All the battles being waged against fossil fuel infrastructure are following a single strategy

(The Conversation is an independent and nonprofit source of news, analysis and commentary from academic experts.)

Luis Hestres, The University of Texas at San Antonio

(THE CONVERSATION) The activists holding a growing number of protests against oil pipelines and other fossil fuel infrastructure projects from coast to coast are winning some courtroom victories.

For example, a federal appeals court recently struck down two key decisions allowing a natural gas pipeline to cut through Virginias Jefferson National Forest, just days before a three-judge panel nixed two permits for another pipeline intended to transport natural gas in Virginia because it would compromise efforts to protect endangered wildlife. At the same time, Oregons Supreme Court declined to revisit a lower court ruling that let Portlands prohibition of big fossil fuel export projects stand.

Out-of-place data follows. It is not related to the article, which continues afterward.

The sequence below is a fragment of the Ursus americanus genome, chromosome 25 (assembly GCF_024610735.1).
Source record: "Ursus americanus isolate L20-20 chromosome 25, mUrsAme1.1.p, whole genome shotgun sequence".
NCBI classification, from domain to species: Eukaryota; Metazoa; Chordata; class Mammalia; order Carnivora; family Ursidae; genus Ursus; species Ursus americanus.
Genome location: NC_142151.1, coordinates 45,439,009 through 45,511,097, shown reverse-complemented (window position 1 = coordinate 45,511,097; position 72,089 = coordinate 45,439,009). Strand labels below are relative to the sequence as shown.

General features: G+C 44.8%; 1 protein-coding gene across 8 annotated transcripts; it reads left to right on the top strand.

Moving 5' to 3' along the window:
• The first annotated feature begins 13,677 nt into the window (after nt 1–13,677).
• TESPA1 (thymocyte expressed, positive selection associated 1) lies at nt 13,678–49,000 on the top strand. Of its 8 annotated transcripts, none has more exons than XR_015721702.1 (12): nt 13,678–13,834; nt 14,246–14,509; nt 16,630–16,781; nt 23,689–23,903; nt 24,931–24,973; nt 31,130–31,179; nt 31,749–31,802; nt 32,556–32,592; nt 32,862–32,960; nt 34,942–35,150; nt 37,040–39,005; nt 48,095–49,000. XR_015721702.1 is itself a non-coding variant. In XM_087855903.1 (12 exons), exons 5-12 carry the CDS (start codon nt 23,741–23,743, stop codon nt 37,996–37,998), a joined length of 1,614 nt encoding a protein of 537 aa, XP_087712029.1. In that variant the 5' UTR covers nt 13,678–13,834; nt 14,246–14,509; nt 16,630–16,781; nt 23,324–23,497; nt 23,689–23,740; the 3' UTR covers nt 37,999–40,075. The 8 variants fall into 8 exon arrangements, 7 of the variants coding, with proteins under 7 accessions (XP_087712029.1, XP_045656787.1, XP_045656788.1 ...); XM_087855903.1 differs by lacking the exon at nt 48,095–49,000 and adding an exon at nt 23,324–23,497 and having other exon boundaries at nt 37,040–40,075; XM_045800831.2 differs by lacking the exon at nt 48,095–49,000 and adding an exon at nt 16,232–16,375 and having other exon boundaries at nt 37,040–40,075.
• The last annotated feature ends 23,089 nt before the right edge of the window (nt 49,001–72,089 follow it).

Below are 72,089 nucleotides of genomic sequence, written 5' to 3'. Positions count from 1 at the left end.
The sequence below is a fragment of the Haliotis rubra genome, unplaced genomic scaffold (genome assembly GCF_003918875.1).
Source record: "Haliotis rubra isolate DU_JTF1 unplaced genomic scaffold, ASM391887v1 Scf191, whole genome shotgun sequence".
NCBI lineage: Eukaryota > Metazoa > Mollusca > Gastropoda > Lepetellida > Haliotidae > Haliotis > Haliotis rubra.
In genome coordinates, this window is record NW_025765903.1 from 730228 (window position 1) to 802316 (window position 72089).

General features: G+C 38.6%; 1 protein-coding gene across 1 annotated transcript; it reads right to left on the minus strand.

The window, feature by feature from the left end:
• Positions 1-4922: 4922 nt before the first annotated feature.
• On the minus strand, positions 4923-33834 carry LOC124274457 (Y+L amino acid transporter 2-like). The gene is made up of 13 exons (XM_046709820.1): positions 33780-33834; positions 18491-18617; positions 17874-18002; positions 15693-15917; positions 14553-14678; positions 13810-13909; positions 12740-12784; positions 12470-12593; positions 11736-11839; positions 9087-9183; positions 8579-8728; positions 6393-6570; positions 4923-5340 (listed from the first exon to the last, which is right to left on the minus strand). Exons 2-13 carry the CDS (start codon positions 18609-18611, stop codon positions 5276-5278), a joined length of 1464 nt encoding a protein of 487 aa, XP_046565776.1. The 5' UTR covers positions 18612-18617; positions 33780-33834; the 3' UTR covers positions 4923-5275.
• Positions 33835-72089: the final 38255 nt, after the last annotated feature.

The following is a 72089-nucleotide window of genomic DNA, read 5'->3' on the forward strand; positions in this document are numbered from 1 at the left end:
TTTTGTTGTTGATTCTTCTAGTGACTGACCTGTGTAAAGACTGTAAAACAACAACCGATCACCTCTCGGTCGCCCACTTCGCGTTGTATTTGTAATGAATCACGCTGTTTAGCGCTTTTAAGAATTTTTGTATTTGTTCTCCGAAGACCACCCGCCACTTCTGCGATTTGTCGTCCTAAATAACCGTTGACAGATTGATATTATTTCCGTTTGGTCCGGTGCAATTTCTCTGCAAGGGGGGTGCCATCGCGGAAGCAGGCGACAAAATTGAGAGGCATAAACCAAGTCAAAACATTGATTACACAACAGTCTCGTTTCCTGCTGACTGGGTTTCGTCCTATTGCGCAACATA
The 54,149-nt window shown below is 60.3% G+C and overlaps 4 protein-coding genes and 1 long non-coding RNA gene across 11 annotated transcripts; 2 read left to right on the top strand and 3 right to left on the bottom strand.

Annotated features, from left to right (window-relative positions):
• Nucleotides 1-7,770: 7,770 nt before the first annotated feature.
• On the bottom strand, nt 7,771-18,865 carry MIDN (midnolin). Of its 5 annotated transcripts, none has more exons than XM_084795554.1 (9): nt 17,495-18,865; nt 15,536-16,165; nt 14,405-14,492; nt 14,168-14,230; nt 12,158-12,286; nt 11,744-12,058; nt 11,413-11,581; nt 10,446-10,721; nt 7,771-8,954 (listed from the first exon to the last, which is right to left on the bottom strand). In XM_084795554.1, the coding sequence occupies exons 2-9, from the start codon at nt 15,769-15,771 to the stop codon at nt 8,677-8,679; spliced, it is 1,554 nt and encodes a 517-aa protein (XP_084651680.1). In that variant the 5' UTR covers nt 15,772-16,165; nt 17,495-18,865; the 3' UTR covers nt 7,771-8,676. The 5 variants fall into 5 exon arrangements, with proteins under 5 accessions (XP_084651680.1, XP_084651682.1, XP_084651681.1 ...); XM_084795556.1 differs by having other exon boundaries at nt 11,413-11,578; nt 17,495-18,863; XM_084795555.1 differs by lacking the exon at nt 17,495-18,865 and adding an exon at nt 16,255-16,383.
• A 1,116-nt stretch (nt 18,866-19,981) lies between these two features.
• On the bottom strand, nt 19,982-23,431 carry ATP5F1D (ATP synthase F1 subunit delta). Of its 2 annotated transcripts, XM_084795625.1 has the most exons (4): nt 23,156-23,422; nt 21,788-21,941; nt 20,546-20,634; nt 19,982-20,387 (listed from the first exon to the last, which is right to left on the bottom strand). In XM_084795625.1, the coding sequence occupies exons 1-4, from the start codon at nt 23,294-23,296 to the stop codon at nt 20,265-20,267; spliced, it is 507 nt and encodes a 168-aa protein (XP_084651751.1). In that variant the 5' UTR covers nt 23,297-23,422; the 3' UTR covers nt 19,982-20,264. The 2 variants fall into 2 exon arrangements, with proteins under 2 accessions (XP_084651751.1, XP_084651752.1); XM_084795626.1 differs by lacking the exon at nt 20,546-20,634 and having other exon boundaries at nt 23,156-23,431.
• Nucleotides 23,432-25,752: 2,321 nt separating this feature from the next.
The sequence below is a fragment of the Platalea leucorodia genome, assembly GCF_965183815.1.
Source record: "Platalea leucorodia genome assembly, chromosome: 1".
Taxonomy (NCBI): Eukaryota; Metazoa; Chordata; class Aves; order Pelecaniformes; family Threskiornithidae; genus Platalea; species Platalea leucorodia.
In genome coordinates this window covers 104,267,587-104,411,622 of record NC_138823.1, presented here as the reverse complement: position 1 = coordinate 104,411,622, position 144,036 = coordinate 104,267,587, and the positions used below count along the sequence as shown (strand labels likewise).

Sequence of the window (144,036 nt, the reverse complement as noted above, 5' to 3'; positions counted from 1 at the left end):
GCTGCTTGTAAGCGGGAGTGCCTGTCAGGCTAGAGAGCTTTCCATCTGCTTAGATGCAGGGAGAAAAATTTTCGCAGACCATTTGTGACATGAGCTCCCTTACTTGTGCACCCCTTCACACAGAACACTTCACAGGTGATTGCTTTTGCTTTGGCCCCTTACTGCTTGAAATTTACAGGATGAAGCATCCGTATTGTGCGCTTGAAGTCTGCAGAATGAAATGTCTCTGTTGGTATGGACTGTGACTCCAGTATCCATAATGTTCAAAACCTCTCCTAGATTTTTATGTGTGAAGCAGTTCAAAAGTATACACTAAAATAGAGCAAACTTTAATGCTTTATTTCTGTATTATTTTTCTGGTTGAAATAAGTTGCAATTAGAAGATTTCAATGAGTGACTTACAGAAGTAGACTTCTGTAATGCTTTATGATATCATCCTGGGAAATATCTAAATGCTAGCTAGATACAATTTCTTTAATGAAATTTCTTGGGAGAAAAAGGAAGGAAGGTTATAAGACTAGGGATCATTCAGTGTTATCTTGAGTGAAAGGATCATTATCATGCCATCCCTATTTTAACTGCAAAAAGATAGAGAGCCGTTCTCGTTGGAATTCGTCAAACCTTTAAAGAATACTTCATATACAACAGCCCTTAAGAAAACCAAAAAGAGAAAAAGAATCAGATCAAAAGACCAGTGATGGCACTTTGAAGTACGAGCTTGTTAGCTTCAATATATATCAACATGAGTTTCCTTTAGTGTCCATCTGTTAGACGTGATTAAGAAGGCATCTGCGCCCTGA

Just like when activists refuse to leave their treetop perches to stop oil companies from axing an old-growth forest or when they lock their bodies to bulldozers to prevent the machine from making way for a new coal mine, these legal challenges are part of a coordinated strategy I have studied for years while researching the movement to slow down and address climate change.

Their overarching aim is to prevent as much new fossil fuel infrastructure as possible from being built and shutting down as many operations as possible. Its all part of a keep it in the ground strategy with it referencing fossil fuels.

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